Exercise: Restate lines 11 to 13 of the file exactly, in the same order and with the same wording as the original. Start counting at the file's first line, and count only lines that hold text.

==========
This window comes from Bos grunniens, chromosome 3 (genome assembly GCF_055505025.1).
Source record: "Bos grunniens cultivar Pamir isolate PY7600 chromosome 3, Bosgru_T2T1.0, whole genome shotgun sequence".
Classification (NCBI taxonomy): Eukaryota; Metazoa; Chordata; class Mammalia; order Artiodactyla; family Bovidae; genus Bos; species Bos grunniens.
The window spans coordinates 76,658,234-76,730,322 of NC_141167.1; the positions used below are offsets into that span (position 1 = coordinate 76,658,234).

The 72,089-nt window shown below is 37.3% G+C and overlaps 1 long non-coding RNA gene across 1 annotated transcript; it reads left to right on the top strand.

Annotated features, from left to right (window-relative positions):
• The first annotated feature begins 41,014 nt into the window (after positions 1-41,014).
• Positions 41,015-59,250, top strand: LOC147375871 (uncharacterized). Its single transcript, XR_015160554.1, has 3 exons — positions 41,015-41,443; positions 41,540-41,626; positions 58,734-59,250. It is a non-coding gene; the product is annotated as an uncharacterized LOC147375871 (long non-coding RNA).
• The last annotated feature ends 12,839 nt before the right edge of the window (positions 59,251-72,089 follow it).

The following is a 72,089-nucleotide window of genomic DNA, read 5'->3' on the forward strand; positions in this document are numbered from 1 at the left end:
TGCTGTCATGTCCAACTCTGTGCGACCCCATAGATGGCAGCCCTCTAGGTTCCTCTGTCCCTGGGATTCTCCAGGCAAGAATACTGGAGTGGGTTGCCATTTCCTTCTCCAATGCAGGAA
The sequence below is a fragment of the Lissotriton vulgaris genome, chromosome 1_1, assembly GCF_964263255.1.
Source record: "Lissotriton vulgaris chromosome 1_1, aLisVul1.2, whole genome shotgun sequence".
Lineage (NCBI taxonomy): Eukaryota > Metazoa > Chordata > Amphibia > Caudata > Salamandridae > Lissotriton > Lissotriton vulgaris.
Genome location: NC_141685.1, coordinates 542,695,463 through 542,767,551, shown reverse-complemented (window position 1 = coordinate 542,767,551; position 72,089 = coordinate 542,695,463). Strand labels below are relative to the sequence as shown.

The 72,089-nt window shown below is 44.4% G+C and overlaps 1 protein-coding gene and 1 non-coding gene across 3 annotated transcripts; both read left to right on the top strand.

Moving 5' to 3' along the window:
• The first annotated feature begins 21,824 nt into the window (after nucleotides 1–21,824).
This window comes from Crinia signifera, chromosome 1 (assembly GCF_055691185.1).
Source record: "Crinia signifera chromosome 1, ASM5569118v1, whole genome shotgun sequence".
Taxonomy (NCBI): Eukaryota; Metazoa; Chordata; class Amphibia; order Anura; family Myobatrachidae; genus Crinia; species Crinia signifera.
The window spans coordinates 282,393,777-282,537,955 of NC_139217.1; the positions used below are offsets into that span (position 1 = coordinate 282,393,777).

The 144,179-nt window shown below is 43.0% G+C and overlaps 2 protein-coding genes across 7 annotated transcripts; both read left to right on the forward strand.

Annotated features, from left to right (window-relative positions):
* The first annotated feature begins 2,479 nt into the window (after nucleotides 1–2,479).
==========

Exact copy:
TGCTGTCATGTCCAACTCTGTGCGACCCCATAGATGGCAGCCCTCTAGGTTCCTCTGTCCCTGGGATTCTCCAGGCAAGAATACTGGAGTGGGTTGCCATTTCCTTCTCCAATGCAGGAA
The sequence below is a fragment of the Lissotriton vulgaris genome, chromosome 1_1, assembly GCF_964263255.1.
Source record: "Lissotriton vulgaris chromosome 1_1, aLisVul1.2, whole genome shotgun sequence".